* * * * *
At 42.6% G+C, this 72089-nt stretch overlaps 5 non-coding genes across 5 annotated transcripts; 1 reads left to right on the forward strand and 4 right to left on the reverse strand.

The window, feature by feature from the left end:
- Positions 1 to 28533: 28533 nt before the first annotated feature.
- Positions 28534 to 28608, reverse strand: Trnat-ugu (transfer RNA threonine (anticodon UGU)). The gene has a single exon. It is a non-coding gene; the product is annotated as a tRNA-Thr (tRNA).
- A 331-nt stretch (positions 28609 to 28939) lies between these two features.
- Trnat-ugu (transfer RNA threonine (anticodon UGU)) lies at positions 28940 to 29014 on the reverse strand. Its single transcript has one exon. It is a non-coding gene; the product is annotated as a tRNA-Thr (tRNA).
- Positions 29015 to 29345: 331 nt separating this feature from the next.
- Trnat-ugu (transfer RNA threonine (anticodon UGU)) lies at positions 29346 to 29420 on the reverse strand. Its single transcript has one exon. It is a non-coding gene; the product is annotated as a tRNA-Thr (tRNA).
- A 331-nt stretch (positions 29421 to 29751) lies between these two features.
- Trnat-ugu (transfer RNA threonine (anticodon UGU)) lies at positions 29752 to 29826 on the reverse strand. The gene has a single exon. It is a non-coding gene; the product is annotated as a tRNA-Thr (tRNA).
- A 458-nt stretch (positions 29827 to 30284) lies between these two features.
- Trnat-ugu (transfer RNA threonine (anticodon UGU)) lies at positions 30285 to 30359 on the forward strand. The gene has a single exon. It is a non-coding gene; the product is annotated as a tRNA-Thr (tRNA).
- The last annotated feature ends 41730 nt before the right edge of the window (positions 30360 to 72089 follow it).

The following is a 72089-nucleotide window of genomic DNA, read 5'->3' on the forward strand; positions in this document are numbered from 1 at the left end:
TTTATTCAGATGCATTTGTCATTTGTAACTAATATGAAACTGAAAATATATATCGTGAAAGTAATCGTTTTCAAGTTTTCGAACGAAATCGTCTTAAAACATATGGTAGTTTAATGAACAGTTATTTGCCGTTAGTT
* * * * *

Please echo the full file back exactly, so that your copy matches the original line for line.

At 42.6% G+C, this 72089-nt stretch overlaps 5 non-coding genes across 5 annotated transcripts; 1 reads left to right on the forward strand and 4 right to left on the reverse strand.

The window, feature by feature from the left end:
- Positions 1 to 28533: 28533 nt before the first annotated feature.
- Positions 28534 to 28608, reverse strand: Trnat-ugu (transfer RNA threonine (anticodon UGU)). The gene has a single exon. It is a non-coding gene; the product is annotated as a tRNA-Thr (tRNA).
- A 331-nt stretch (positions 28609 to 28939) lies between these two features.
- Trnat-ugu (transfer RNA threonine (anticodon UGU)) lies at positions 28940 to 29014 on the reverse strand. Its single transcript has one exon. It is a non-coding gene; the product is annotated as a tRNA-Thr (tRNA).
- Positions 29015 to 29345: 331 nt separating this feature from the next.
- Trnat-ugu (transfer RNA threonine (anticodon UGU)) lies at positions 29346 to 29420 on the reverse strand. Its single transcript has one exon. It is a non-coding gene; the product is annotated as a tRNA-Thr (tRNA).
- A 331-nt stretch (positions 29421 to 29751) lies between these two features.
- Trnat-ugu (transfer RNA threonine (anticodon UGU)) lies at positions 29752 to 29826 on the reverse strand. The gene has a single exon. It is a non-coding gene; the product is annotated as a tRNA-Thr (tRNA).
- A 458-nt stretch (positions 29827 to 30284) lies between these two features.
- Trnat-ugu (transfer RNA threonine (anticodon UGU)) lies at positions 30285 to 30359 on the forward strand. The gene has a single exon. It is a non-coding gene; the product is annotated as a tRNA-Thr (tRNA).
- The last annotated feature ends 41730 nt before the right edge of the window (positions 30360 to 72089 follow it).

The following is a 72089-nucleotide window of genomic DNA, read 5'->3' on the forward strand; positions in this document are numbered from 1 at the left end:
TTTATTCAGATGCATTTGTCATTTGTAACTAATATGAAACTGAAAATATATATCGTGAAAGTAATCGTTTTCAAGTTTTCGAACGAAATCGTCTTAAAACATATGGTAGTTTAATGAACAGTTATTTGCCGTTAGTT